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Oath


Oath. The principle on which an oath is held to be binding is incidentally laid down in Heb. 6:16, viz. as an ultimate appeal to divine authority to ratify an assertion. On the same principle, that oath has always been held most binding which appealed to the highest authority, as regards both individuals and communities. As a consequence of this principle, appeals to God’s name on the one hand, and to heathen deities on the other, are treated in Scripture as tests of allegiance. Ex. 23:13; 34:6; Deut. 29:12, etc. So also the sovereign’s name is sometimes used as a form of obligation. Gen. 42:15; 2 Sam. 11:11; 14:19. Other forms of oath, serious or frivolous, are mentioned, some of which are condemned by our Lord. Matt. 5:33; 23:16-22; and see James 5:12. (There is, however, a world-wide difference between a solemn appeal to God and profane swearing.) The forms of adjuration mentioned in Scripture are—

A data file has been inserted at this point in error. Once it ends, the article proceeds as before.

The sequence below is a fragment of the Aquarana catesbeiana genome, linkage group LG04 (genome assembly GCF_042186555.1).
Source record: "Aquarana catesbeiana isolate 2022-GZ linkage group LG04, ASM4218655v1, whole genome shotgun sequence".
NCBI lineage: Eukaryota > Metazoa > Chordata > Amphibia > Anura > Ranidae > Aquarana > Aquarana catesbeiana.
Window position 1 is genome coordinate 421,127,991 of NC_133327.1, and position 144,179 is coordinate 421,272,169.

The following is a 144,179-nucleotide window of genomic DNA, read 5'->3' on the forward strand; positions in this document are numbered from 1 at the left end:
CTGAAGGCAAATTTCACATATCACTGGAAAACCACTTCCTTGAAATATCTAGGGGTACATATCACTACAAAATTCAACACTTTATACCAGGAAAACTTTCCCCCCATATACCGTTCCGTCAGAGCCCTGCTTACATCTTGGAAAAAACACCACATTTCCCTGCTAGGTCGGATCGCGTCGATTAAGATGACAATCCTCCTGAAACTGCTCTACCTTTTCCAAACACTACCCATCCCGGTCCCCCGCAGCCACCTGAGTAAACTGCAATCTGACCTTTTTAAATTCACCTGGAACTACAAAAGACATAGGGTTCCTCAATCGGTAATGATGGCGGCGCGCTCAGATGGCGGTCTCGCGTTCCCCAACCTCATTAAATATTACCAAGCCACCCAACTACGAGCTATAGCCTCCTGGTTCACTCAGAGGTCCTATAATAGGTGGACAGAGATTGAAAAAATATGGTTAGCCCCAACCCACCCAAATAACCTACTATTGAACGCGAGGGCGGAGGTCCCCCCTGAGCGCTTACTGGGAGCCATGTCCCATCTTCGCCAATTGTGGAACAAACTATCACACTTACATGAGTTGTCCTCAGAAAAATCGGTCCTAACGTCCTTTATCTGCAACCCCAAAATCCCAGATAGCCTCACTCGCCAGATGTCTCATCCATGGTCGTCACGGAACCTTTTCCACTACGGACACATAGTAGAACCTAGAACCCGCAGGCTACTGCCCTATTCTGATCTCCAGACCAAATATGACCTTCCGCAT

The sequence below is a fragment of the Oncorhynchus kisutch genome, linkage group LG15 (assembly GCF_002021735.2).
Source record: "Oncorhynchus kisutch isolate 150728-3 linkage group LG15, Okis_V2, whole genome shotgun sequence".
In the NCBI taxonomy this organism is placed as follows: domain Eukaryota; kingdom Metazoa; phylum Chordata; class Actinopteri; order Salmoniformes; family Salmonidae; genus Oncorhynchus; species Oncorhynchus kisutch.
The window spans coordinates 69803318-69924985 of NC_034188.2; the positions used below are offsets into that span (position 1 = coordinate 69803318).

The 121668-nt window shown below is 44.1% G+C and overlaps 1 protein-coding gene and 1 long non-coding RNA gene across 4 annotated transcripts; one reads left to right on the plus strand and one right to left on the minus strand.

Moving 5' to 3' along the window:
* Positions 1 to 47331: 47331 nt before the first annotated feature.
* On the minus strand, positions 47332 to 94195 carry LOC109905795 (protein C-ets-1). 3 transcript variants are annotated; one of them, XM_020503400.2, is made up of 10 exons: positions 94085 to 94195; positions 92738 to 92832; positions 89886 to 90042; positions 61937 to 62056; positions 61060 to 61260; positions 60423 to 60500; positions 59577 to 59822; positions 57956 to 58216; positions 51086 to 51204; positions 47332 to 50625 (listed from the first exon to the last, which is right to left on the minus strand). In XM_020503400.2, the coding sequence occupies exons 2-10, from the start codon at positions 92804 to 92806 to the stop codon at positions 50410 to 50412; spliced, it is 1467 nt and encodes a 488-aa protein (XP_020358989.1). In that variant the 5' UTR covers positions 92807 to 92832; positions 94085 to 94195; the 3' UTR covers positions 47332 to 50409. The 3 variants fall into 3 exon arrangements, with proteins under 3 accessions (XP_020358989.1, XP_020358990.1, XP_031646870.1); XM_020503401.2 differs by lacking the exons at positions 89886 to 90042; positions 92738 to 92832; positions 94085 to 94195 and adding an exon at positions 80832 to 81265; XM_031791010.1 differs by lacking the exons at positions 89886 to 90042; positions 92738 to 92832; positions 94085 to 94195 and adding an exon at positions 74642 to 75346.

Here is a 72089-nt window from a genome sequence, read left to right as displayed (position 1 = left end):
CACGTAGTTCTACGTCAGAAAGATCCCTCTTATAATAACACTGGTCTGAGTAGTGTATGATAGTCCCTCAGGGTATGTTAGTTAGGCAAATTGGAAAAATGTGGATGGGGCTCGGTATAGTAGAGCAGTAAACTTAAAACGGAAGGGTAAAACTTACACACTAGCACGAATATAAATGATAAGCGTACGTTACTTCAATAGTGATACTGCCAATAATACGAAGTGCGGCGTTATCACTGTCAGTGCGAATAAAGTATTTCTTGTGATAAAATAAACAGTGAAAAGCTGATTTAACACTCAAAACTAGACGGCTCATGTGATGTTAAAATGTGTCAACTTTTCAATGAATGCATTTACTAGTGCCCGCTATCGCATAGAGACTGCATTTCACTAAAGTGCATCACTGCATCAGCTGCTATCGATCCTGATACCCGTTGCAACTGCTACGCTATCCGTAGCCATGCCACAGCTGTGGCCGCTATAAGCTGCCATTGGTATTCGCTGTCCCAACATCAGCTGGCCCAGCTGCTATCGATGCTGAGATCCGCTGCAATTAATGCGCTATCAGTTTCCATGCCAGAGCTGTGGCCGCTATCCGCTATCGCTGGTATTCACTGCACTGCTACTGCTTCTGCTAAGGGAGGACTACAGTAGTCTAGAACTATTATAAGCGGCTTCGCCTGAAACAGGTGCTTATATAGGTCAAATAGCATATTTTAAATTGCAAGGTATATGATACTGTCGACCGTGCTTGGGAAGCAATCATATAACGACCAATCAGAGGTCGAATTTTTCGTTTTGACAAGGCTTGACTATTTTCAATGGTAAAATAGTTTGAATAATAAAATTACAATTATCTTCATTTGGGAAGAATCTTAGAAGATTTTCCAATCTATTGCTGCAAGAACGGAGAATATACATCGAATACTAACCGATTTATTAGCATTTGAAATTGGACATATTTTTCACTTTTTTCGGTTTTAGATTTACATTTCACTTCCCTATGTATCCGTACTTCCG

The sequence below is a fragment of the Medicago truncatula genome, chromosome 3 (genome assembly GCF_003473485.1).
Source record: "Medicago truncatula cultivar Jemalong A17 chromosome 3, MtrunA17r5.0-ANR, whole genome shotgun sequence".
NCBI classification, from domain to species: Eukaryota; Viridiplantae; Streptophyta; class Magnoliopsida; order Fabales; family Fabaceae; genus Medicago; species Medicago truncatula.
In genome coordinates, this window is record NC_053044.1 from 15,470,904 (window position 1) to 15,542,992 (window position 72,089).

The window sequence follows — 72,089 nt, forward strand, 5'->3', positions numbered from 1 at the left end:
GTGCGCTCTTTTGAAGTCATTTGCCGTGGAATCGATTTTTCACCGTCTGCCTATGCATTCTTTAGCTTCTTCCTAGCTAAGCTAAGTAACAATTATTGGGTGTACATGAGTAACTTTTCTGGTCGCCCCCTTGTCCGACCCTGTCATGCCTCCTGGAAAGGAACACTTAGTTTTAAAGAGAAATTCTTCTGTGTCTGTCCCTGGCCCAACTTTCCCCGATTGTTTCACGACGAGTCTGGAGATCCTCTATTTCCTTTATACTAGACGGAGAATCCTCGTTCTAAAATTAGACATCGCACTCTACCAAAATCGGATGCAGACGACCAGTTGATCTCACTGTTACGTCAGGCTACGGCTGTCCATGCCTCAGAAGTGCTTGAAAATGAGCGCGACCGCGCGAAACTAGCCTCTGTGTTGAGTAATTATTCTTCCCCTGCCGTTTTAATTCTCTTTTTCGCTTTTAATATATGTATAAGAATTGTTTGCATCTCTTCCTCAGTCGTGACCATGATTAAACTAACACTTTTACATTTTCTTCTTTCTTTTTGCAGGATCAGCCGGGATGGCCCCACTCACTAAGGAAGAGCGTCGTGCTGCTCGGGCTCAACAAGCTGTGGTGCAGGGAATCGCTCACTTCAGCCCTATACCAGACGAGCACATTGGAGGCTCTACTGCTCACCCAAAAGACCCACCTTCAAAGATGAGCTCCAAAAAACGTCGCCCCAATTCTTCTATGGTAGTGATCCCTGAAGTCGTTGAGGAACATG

1. Lifting up the hand. Witnesses laid their hands on the head of the accused. Gen. 14:22; Lev. 24:14; Deut. 17:7; Isa. 3:7. 2. Putting the hand under the thigh of the person to whom the promise was made. Gen. 24:2; 47:29. 3. Oaths were sometimes taken before the altar, or, as some understand the passage, if the persons were not in Jerusalem, in a position looking toward the temple. 1 Kings 8:31; 2 Chron. 6:22. 4. Dividing a victim and passing between or distributing the pieces. Gen. 15:10, 17; Jer. 34:18. As the sanctity of oaths was carefully inculcated by the law, so the crime of perjury was strongly condemned; and to a false witness the same punishment was assigned which was due for the crime to which he testified. Ex. 20:7; Lev. 19:12.